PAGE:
Last edited:
Joined
Sep 25, 2004
Messages
9,529
Location
Marshfield , MA
Auto Zone had Fernco flywheel for the Rat.60$. If you get the fly wheel re-faced, ask the guy how much he took off so you can get a shim to put behind it. Luk was factory for the Rat. I replaced everything from the crank hub out. Clutch action is great.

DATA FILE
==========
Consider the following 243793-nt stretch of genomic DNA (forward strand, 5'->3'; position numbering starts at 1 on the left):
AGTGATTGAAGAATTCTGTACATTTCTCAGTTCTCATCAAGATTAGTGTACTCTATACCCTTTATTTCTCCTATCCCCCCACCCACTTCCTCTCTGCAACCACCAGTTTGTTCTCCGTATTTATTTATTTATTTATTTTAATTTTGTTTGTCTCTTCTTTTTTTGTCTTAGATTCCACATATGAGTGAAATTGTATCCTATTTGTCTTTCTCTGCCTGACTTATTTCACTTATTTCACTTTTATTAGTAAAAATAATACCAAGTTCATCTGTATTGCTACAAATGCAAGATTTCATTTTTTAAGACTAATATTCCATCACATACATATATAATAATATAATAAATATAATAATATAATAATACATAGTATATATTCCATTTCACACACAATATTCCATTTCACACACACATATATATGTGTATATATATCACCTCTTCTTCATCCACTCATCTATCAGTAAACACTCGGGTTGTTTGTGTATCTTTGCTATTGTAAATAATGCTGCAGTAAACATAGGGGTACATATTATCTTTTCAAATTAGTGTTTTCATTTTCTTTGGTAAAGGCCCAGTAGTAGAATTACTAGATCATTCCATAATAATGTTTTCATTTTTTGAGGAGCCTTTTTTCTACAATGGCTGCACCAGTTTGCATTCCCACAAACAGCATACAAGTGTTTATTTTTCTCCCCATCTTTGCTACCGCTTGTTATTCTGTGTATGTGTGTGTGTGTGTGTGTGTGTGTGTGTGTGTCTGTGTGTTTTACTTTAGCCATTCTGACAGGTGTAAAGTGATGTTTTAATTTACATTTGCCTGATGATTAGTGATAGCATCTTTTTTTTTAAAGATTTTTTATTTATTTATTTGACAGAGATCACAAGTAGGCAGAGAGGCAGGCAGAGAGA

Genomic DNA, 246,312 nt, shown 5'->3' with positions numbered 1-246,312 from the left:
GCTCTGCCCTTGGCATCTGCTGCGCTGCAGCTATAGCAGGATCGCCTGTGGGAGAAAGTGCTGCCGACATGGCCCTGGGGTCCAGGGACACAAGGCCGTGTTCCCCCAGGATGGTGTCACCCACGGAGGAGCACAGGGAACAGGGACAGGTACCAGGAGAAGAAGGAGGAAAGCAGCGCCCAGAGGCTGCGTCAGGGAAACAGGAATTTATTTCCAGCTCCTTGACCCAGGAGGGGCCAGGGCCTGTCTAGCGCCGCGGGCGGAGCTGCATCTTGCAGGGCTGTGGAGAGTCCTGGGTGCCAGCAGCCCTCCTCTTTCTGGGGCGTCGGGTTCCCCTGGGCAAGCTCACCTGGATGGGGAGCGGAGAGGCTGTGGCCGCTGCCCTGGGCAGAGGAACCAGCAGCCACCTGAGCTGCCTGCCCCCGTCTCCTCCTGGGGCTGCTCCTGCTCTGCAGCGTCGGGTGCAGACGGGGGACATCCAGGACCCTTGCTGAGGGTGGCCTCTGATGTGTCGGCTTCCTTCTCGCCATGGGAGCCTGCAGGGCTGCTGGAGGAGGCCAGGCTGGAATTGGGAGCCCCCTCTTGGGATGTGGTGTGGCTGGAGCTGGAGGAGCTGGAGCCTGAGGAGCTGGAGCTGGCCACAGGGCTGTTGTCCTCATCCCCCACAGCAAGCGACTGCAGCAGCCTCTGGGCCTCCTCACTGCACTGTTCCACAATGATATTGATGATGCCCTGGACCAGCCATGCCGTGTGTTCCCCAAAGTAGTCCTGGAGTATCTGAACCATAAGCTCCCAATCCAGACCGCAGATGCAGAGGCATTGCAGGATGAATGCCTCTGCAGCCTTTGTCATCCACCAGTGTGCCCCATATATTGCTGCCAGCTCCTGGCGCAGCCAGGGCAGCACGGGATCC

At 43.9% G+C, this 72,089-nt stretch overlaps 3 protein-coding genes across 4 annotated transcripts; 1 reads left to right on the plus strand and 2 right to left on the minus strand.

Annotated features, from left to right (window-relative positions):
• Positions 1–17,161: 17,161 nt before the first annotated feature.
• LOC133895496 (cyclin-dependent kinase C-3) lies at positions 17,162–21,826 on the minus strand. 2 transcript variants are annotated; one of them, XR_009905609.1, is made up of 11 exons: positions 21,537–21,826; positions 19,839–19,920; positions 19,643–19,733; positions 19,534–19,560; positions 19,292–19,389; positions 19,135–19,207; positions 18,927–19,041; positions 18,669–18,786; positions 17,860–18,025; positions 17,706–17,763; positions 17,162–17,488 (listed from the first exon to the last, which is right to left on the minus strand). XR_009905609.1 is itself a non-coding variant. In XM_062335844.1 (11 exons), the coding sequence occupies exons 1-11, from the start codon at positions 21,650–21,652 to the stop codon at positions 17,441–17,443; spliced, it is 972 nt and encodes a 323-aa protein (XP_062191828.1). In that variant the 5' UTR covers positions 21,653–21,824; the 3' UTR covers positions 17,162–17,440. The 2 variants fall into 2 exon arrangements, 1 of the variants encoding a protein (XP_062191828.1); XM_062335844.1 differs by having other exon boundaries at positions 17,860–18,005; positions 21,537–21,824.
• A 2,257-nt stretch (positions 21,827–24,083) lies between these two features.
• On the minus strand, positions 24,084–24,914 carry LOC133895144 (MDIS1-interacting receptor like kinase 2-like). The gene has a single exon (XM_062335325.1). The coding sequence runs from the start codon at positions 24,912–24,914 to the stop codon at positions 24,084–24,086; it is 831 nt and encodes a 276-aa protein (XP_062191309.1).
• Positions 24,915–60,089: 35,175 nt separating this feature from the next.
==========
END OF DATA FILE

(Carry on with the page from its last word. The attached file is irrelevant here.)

Joined
Apr 7, 2010
Messages
649
Location
Detroit
I bought my 91 Previa van, (basically a Toyota pickup) used 4 years ago. No history known when the clutch was changed. It had 195k when I changed it out. The contents were Valeo. They are an English supplier if you look them up. That clutch was fine for the 10k that I drove it. No problems.
 

ruhroh

Thread starter
Joined
Dec 11, 2016
Messages
249
Location
Carolina